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2017 Jaguar F-TYPE 400 Sport Review

2017 Jaguar F-TYPE Road Test, Review

jaguar f-type 2017

Is it possible for a $200,000 car like the 2017 Jaguar F-TYPE 400 Sport to be good value? Well, actually I think it is.

Sure, this car is out of reach of most of us, but if you’ve got the dollars, or the credit, you’d be mad not to take a close look at Jaguar’s famous sports car.

Available in coupe or convertible, as the images show I had the all-wheel drive coupe for a week and came away feeling like this really is a budget-priced super car.

jaguar f-type interior 2017A lot cheaper than a Ferrari or Lamborghini, the Jag isn’t that far off.

If you haven’t experienced a super car, I can tell you the big difference between them and regular sports cars is the sheer aggression they display.

They really are snarling beasts with violent acceleration, grumbling exhaust note and in your face gear changes – the Jaguar F-TYPE 400 Sport has all that.

But in some ways its better than a lot of the more expensive, more hard-edged offerings – simply because it isn’t that difficult to live with.

Sure, getting into it is something that requires some finesse (and flexibility), this is due to the low roof and high/chunky sill panels, and the rear-view mirror seriously blocks forward visibility (as shown below).

But aside from that, well there really isn’t much not to like about this car.

On the Road

jaguar f-type rear view mirrorUnder the bonnet (which opens front to back) is a supercharged V6 petrol engine that delivers 294kW/460Nm.

Zero to 100km/h is covered in just 5.1 seconds, and while it feels a touch less full-on than the V8-powered R, it still has more than enough grunt for most.

There are different drive modes, and a sports exhaust button too – I must admit that the overwhelming majority of my time in the F-TYPE was in the sportiest of set-ups.

And guess what, fuel economy came in at a brilliant 10.5L/100km, that really is outstanding.

The turning-circle is reasonably large and you need to be careful about scraping the front spoiler on gutters and the like.

Rear visibility is also not the Jaguar F-Type coupe’s strong point (as the photo shows).

One of the highlights of this car is the violence downshifts of the transmission when the car is in the sports set-up and you’re pushing it hard – it is reminiscent of the Lamborghinis that I have driven.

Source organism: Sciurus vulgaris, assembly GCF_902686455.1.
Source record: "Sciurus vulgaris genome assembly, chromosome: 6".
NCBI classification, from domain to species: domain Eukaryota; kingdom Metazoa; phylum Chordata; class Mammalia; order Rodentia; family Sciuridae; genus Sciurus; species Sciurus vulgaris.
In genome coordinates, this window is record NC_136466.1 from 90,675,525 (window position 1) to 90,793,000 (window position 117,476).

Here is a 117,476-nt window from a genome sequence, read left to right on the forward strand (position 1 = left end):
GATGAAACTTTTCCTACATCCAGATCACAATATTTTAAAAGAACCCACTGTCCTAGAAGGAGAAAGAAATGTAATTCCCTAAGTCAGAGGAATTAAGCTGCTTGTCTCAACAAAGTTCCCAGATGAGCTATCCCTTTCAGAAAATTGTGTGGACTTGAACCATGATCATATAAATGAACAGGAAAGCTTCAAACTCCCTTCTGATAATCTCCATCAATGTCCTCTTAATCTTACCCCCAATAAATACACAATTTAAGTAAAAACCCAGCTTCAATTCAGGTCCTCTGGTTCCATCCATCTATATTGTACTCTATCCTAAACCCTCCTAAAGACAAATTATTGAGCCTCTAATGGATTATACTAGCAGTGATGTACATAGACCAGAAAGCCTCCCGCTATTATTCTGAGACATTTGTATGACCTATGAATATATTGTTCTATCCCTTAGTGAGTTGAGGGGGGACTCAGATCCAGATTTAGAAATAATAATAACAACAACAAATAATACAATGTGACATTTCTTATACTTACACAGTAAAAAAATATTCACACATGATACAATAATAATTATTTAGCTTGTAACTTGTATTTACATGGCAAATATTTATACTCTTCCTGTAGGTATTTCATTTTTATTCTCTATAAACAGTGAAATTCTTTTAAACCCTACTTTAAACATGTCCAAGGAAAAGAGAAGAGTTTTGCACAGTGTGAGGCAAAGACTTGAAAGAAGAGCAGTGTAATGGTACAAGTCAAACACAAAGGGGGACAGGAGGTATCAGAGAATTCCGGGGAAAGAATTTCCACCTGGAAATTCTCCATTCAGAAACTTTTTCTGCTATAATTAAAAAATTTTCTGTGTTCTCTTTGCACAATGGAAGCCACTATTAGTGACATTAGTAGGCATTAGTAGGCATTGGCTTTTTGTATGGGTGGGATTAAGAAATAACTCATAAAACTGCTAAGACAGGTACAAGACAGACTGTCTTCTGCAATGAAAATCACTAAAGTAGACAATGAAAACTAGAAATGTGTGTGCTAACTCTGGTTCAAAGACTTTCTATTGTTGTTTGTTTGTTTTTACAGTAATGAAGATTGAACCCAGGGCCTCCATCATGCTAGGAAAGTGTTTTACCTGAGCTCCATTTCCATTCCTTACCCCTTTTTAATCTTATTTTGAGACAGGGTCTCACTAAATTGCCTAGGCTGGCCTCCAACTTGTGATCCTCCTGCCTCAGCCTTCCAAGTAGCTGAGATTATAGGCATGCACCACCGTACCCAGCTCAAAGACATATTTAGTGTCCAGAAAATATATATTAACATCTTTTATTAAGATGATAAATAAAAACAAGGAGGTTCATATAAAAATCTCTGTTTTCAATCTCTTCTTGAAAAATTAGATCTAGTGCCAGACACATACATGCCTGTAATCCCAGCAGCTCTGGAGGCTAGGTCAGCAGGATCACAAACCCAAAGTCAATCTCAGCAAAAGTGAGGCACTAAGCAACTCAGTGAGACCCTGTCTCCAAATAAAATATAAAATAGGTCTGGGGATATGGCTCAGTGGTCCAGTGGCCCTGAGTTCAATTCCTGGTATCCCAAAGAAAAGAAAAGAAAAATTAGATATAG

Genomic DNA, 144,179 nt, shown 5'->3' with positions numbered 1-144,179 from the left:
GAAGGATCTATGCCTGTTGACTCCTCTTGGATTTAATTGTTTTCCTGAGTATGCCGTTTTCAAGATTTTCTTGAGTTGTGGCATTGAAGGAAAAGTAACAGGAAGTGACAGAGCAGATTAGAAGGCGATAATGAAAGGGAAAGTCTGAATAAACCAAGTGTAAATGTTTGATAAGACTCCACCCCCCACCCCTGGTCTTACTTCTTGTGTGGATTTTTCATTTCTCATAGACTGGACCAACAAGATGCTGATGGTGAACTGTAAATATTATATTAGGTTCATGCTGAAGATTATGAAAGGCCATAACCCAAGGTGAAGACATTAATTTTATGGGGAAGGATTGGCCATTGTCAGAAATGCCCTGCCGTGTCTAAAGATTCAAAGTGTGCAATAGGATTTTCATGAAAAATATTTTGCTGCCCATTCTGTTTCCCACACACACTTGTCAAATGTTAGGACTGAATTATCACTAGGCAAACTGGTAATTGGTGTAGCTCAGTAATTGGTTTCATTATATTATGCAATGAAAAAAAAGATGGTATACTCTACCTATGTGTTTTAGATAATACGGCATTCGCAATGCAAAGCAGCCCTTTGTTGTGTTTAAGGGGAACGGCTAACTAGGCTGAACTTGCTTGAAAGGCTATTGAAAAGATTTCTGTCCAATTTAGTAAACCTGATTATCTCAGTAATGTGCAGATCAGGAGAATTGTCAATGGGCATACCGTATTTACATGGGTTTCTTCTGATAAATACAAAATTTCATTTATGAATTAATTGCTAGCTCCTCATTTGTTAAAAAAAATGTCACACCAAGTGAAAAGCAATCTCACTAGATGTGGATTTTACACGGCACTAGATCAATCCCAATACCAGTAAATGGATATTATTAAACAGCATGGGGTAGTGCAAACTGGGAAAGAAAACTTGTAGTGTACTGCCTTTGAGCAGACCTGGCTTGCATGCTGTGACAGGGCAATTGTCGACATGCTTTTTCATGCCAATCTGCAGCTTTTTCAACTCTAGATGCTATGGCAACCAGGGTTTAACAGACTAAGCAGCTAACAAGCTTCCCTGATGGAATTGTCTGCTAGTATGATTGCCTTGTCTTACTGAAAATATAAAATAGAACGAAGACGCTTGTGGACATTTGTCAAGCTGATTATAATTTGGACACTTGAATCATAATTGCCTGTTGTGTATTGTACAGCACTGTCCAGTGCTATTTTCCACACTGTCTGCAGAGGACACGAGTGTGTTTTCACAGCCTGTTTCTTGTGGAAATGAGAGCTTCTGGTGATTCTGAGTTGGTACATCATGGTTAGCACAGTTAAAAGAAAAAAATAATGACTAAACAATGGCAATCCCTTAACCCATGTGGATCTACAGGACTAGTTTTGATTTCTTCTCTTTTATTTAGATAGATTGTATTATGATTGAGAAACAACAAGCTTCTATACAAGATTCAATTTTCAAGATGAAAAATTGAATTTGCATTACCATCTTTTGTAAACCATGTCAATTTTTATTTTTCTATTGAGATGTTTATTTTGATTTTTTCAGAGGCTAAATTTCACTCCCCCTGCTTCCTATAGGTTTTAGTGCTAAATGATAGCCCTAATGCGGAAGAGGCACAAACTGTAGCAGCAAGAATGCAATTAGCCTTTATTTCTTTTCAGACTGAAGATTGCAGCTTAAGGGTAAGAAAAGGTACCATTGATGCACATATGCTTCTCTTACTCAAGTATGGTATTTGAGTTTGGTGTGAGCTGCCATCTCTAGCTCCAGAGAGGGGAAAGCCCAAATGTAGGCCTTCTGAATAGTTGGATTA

rear-visibility jaguar f-typeWhat’s just as brilliant about the Jaguar is that if you’re not in the mood to be sporty, you don’t have to be.

Whack it over into the conservative drive modes and sit back and relax, it would be a great car to cover big k’s in.

The tyres are just 35 series, but ride isn’t too bad. A pat on the back for the Jaguar engineers with the suspension set up – this is a car that you could live with everyday.

The Interior

The seats, as with the XF I tested last week, are a big highlight (who said you have to be uncomfortable in a sports car?).

The interior lay-out and gauges are really well thought-out and executed and you even have some room in the boot for a couple of overnight bags, and a handy little sub-floor storage area.

Storage in the cabin is only reasonable, while the door pockets are extremely thin and don’t hold much more than a map.

When I first got in the F-TYPE I thought it was odd that there were only air vents on the far right and left of the cabin and none in the centre – then, after changing the settings, I learned about the clever fold up/down air vents on the dash (as the video below shows).

The video also shows the electric flip out door handles – a cool touch…

Summary

As already mentioned, this is a great alternative to spending a whole lot more on something that could be a lot harder to live with.

jaguar f-type 2017 montageThe Jaguar F-TYPE 400 Sport delivers fantastic performance, sexy styling and acceptable pricing in a package that is easy enough to live with and use as a daily driver.

Full marks to Jaguar on what is probably the best-designed and executed vehicle in their range in 2017.

NUTS and BOLTS – 2017 Jaguar F-TYPE 400 Sport

  • Engine: 3.0 litre supercharged V6 producing 294kW/460Nm
  • Transmission: Eight-speed sequential manual (but auto shifts)
  • Safety: Not tested
  • Warranty: Three years
  • Origin: United Kingdom
  • Price: coupe/rear-wheel drive from $183,512, coupe/AWD from $199,312

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About Joel Helmes 3676 Articles
Joel is the founder and CEO of Behind the Wheel. Joel has a background as a radio broadcaster with on-air roles at 4BC, 4KQ, 2KY, 2LT and 2UE amongst others, as well as a news editor and program director. Joel’s relationship with cars stems back to his early childhood learning to change oil and brakes with his father and uncle. This continued on into his driving years owning an assorted collection of cars.

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